|Authors: ||D. Granatstein, E. Kirby, H. Willer|
|Keywords: ||apple, pear, grape, stone fruit, pome fruit, berry|
Consumption of organic food has steadily increased in the primary markets of the European Union and North America.
However, the statistical information base to describe this growth is either incomplete or inaccessible and sometimes inaccurate.
In the USA, fruits and vegetables make up 40% of organic food sales, implying that the expanding overall market has also increased demand for organic temperate fruits such as apple, grape, and strawberry.
Organic fruit in several European countries comprises over 5% of all fruit sales.
Data on organic temperate fruit production have been compiled by FiBL and Washington State University.
In 2006, there were at least 250,000 ha of organic temperate fruit (pome, stone, grapes, and berries) under production worldwide (fully converted plus in conversion). Expansion rates vary by the fruit type and geographic location.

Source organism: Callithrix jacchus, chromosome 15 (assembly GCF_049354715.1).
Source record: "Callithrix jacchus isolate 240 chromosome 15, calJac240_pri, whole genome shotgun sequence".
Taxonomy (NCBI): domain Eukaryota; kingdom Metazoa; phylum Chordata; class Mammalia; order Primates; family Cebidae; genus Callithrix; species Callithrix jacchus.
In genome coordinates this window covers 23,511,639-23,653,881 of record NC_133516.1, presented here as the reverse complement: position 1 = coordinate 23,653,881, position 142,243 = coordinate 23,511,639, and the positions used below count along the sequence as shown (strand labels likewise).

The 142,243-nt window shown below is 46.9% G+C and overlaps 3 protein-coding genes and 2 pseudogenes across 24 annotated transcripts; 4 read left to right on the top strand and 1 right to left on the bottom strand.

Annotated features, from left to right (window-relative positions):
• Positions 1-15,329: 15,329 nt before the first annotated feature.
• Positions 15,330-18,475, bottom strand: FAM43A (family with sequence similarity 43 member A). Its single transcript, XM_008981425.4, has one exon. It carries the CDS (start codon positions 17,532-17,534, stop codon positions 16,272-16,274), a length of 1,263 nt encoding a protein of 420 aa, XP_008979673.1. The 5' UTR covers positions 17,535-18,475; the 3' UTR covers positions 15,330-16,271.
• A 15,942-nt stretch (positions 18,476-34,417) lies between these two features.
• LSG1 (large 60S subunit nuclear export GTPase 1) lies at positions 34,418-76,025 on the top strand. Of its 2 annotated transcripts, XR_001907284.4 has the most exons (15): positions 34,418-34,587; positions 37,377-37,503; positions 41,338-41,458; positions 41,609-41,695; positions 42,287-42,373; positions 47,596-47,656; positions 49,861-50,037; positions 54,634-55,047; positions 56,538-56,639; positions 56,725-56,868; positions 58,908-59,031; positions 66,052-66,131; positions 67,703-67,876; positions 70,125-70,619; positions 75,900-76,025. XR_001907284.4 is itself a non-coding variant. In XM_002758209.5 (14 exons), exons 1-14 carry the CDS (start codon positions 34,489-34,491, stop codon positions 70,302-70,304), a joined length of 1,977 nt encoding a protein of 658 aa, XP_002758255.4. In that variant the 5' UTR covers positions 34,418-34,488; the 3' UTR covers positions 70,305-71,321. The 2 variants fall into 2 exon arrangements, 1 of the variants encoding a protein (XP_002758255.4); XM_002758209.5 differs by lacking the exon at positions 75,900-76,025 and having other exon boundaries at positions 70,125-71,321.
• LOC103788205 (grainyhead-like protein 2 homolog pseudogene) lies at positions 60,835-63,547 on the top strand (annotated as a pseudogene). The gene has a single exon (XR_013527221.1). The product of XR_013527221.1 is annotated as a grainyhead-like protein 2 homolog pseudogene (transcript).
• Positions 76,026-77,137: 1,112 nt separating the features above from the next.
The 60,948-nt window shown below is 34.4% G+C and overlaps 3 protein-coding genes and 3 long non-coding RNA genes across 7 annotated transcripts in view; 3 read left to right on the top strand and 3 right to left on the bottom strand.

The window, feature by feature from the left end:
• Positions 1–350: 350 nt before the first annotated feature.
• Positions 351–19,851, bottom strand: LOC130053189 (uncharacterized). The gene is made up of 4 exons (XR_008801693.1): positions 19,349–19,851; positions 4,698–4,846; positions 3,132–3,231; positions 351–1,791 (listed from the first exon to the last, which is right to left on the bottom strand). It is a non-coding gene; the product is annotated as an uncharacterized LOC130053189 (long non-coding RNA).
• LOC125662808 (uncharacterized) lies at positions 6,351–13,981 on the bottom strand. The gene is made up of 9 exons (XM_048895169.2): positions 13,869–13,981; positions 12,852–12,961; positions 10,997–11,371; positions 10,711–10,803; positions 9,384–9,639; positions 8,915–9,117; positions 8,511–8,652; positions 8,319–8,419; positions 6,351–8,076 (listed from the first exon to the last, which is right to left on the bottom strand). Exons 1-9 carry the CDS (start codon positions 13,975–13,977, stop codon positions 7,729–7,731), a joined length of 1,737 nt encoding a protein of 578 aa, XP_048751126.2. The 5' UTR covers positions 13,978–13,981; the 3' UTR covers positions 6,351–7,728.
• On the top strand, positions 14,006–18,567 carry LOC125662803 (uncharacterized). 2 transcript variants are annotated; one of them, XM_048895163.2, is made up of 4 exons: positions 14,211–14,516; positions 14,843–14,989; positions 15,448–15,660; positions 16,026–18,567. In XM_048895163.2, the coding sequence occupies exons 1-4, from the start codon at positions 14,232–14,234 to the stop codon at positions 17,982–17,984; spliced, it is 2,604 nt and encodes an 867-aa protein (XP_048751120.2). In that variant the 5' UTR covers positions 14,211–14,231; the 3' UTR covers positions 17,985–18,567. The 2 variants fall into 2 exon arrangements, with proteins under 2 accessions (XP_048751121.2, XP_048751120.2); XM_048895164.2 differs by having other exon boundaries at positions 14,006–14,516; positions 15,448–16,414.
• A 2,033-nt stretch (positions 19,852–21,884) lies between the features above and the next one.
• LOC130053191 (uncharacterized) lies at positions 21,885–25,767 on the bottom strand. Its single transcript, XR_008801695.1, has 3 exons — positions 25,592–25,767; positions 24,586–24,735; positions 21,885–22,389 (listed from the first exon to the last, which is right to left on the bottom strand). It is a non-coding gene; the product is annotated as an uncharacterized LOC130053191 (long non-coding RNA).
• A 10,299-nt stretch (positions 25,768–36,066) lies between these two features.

In Washington State, USA, a leading producer of apple, pear, and cherry, organic production will soon comprise 10% of all apple hectares.
Over 5% of the grape hectares in Italy are under organic management.
Major organic temperate fruit production is spread around the globe but often is most successful with semi-arid, dry summer climates due to reduced disease problems.
Leading producers include Italy, Turkey, USA, France, Spain, Poland, and Germany, which together accounted for about three-quarters of the global organic temperate fruit hectares in 2006.
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